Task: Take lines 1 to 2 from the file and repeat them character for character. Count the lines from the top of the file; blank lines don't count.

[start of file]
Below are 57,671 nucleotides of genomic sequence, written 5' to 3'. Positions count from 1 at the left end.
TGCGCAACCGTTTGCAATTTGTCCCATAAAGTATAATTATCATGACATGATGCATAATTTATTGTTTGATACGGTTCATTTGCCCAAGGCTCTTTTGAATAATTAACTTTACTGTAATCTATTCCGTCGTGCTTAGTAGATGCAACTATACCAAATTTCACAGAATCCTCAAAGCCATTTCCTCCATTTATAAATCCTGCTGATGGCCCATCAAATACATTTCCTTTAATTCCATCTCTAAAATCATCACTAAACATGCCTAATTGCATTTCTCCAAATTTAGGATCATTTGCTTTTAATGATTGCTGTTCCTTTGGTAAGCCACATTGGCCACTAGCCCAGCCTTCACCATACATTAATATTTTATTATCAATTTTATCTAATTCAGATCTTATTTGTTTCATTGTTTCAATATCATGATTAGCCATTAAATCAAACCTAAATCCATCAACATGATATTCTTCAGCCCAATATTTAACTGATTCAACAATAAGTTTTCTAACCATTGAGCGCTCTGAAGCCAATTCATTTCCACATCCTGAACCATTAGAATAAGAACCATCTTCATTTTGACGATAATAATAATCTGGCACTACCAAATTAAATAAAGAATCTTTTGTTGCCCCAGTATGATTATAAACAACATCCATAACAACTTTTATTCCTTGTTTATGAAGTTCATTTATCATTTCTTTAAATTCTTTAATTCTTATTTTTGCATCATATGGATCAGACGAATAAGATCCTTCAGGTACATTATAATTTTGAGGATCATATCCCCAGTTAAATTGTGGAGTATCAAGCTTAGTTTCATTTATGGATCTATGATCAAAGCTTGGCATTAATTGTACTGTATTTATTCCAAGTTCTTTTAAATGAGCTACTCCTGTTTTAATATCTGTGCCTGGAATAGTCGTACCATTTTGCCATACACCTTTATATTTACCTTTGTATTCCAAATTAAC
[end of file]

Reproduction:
Below are 57,671 nucleotides of genomic sequence, written 5' to 3'. Positions count from 1 at the left end.
TGCGCAACCGTTTGCAATTTGTCCCATAAAGTATAATTATCATGACATGATGCATAATTTATTGTTTGATACGGTTCATTTGCCCAAGGCTCTTTTGAATAATTAACTTTACTGTAATCTATTCCGTCGTGCTTAGTAGATGCAACTATACCAAATTTCACAGAATCCTCAAAGCCATTTCCTCCATTTATAAATCCTGCTGATGGCCCATCAAATACATTTCCTTTAATTCCATCTCTAAAATCATCACTAAACATGCCTAATTGCATTTCTCCAAATTTAGGATCATTTGCTTTTAATGATTGCTGTTCCTTTGGTAAGCCACATTGGCCACTAGCCCAGCCTTCACCATACATTAATATTTTATTATCAATTTTATCTAATTCAGATCTTATTTGTTTCATTGTTTCAATATCATGATTAGCCATTAAATCAAACCTAAATCCATCAACATGATATTCTTCAGCCCAATATTTAACTGATTCAACAATAAGTTTTCTAACCATTGAGCGCTCTGAAGCCAATTCATTTCCACATCCTGAACCATTAGAATAAGAACCATCTTCATTTTGACGATAATAATAATCTGGCACTACCAAATTAAATAAAGAATCTTTTGTTGCCCCAGTATGATTATAAACAACATCCATAACAACTTTTATTCCTTGTTTATGAAGTTCATTTATCATTTCTTTAAATTCTTTAATTCTTATTTTTGCATCATATGGATCAGACGAATAAGATCCTTCAGGTACATTATAATTTTGAGGATCATATCCCCAGTTAAATTGTGGAGTATCAAGCTTAGTTTCATTTATGGATCTATGATCAAAGCTTGGCATTAATTGTACTGTATTTATTCCAAGTTCTTTTAAATGAGCTACTCCTGTTTTAATATCTGTGCCTGGAATAGTCGTACCATTTTGCCATACACCTTTATATTTACCTTTGTATTCCAAATTAAC